I was pleasantly surprised that the transfers still worked, a hundred years later. Though one was quite faint and I had to go over the lines with a fine pen. There was nothing to indicate the purpose of this particular design, nor the fabric or stitches to use. So I was left to my own devices.

The fabric is a fine linen in Orchid Haze from Wemyss, a Dundee based company. The threads are all silk from the Soie d’Alger range from Au ver à Soie. Just one strand was used except for the seeding.

The colours have some interesting names – it is a French company after all. The tendrils are medium orchid, which almost blends with the fabric. The bus are in a medium ophelia pink. The leaves are stitched with two different greens – a very light nile green and a medium dark silver green. The outer petals of the flowers are in two tones of blue – azuline and dark azuline. To complete the palette the centre of the flowers is rose des alpes pink.

Most of the design is filled with satin stitch. The centre of the flowers, in pink, is padded satin. The leaves are mainly long and short stitch. For the seeding I used two strands of the silk threads. The long tendrils are stitched in Quaker stitch. This is my first attempt at this particular stitch, which is a combination of a stem and a split stitch. A bit fussy, but it looks OK.

It was a bit of a daunting challenge to try stitching something so fine, but the silk threads are a joy to work with. I have a few more transfers from this period, which I will attempt from time to time.  Happy stitching!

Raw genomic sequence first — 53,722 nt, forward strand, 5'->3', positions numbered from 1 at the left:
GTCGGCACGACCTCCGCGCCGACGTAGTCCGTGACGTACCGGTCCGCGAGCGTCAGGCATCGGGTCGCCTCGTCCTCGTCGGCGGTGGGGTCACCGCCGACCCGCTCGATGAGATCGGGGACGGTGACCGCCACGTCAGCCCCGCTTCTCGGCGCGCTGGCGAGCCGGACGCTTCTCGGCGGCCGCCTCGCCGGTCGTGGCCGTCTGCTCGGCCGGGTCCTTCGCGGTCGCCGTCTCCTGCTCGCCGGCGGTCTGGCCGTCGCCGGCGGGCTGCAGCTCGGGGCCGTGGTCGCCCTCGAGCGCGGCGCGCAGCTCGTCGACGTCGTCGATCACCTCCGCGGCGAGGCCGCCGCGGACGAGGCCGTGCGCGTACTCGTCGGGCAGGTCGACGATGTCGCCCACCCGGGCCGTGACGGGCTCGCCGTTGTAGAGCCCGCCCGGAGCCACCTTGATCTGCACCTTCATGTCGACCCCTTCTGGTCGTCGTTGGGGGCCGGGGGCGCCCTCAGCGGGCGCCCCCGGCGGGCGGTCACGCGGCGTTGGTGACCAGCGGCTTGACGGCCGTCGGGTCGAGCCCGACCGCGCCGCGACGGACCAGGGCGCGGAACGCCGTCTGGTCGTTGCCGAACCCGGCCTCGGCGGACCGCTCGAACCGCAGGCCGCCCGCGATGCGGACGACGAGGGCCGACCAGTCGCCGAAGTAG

A Blackwork Heart

I have just finished my latest endeavour with Blackwork embroidery. It consists of two heart shapes, one within the other. Here it is.IMG_4794

The fabric is a 28ct Brittney which is a 52% cotton and 48% rayon mix. The colour is listed as orchid. The threads are Rajmahal ArtSilk, which is a mix of silk and rayon. I first stitched the outlines of the two hearts with two strands of the threads. This is a simple whipped backstitch.

For the body of the hearts I chose three patterns for the outer heart and another pattern for the inner heart. The strands of Rajmahal thread are very fine, so I used a combination of two, four and all six strands for the work. None of the outer patterns seem to have a name, but the inner pattern is a simple zigzag.

The outer heart is stitched in Imperial Purple, while the inner heart is stitched in Spring Leaf. Rajmahal ArtSilk is quite difficult to work with as the strands do not lie smoothly on the fabric. However they are very vibrant and luscious.

The 28 count fabric makes for very slow work, at least for me. The overall size is only 12cmx11cm at its widest. Yet it took me over 26 hours to finish the stitching. Very enjoyable all the same. With luck this should fit into another of my IKEA frames.

I now have a week without embroidery as we are off to Dubrovnik for a bit of relaxation and hopefully, some warmth and sunshine.  Happy stitching!

More Traditional Palestinian Embroidery

For my latest project I returned to traditional Palestinian embroidery.  The design or motif as they are normally called is Disc and comes from Gaza. Here it is.IMG_4740